When lava tubes collapse, they create skylights, tiny windows into their tunnel systems. The moon is riddled with lava tubes and tantilizing skylights into these cave systems, but we haven’t been able to explore them (yet!). Jeffrey Nosanov of Nosanov Consulting in Maryland wants to create a LiDAR system for spacecraft, bouncing laser pulses into lunar skylights to create a 3D map of the interior of caves formed by prehistoric lava flows on the moon. This is cool because building in lunar caves is one of the ways we’re investigating for establishing a long-term human presence on the moon. This also pairs nicely with a previous recipient of an NIAC award for a cave-crawling robot.
During the Phase I research, Nosanov and his team used a variety of simulations and analytical tools to establish the concept was feasible for being able to interpret the multiple reflections of laser pulses to create an interior three-dimensional map of the caves’ interiors beyond the spacecraft’s direct line-of-sight.
Schematic of proposed LiDAR mapping of lunar caves. Image credit: Nosanov Consulting
For Phase II, they’ll be trying to develop the idea enough to be a feasible candidate for a full mission proposal, possibly including more detailed models and experiments with real-world materials to see how the system would respond to expected subsurface materials on the moon.
The seas of Titan are a seriously sexy lure in planetary science. After a single probe into its atmosphere and ongoing monitoring by the Cassini satellite, we know just enough to be entirely unsatisfied with our current understanding of the intriguing moon of Saturn. Its liquid hydrocarbon seas present a unique challenge for exploration.
For Phase I, Oleson and his team established that’s even possible to create a submarine capable of operating in a liquid hydrocarbon sea. Now it’s time to figure out all the details from how a submarine would interact with the strange environment to how to even get a decidedly not-flightworthy submarine from orbit into Titan’s seas in the first place.
Schematic of a submarine to explore the liquid hydrocarbon seas of Titan. Image credit: NASA
For Phase II, they’re tackling the basic physics questions like how the sea would respond to the presence of a warm submarine at different pressures and chemical compositions, and using that to refine the conceptual ballast and propulsions systems. They’re also passing along the conceptual designs to the Pennsylvania State University Applied Research Laboratory to evaluate using their hydrodynamic fluid models, integrating the latest data from Cassini on the composition and depths of the northern Titan Seas.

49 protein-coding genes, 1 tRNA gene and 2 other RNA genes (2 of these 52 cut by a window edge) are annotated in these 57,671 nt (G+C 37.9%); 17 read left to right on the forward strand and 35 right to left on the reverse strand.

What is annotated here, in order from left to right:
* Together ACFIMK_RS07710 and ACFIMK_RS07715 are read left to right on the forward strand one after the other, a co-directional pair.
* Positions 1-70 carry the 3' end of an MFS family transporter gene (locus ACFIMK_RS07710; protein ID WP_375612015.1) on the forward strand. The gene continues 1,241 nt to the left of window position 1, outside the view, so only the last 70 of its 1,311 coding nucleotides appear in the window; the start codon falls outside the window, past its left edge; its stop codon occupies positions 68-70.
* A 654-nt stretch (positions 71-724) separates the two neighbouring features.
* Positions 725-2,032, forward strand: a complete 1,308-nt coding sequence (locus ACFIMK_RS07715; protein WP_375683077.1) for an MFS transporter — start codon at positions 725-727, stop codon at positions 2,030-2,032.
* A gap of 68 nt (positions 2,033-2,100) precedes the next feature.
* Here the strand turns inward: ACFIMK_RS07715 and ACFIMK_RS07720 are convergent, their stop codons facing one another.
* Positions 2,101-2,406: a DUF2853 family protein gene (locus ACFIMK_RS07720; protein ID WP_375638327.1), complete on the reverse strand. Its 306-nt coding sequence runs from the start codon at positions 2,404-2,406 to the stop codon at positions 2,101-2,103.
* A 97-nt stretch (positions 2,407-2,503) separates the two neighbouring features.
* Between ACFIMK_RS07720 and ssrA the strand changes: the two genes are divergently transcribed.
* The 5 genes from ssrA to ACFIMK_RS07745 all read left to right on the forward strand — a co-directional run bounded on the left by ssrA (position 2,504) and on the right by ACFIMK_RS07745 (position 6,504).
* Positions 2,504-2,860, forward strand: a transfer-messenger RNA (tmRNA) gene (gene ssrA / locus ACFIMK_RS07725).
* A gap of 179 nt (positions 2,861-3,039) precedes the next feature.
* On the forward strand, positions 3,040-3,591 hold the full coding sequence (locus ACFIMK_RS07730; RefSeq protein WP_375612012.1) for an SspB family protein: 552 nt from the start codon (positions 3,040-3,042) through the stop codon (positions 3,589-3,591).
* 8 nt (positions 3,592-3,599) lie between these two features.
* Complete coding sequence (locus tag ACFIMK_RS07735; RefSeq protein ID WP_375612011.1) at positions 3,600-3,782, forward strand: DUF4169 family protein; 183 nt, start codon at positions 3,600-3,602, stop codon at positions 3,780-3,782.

Payload and interior schematics of the Titan submarine. Image credit: NASA
Beyond the physical problems, the team is also harnessing the collective knowledge of outside experts by running a series of workshops at science and cryogenics conferences to direct potential science goals and capacities for a Titan submarine. Finally, Phase II cash will also be funding investigation into figuring out how to launch and deliver a long, cylindrical submarine safely into the seas, and how to set up robust communications systems so it can report home what it finds (either directly or via a dedicated Titan orbiter). By the end of this funding stage, the team hopes to have the Titan Submarine concept sufficiently developed in both technology and mission science goals to give NASA the confidence to invest via more traditional funding avenues.
Just about every space exploration robot relies on one of two energy sources: solar power or nuclear power. Not everywhere has enough sunlight to make solar power feasible, and plutonium sources are running low enough that NASA is getting downright stingy in approving it for new missions. Michael Paul and his team at Pennsylvania State University are looking at adapting the U.S. Navy’s Stored Chemical Energy Power Systems (SCEPS) for use in space. In theory, the system exceeds performance of current battery systems, could operate in low- to no-sunlight situations, and not rely on dwindling plutonium resources.
In Phase I, Paul and company checked out the capacity of using a SCEPS system to power a theoretical mission to cloudy Venus as compared to conventional solar or radioactive systems.
In theory, a Venus lander could use a power system adapted from Navy torpedoes. Image credit: NASA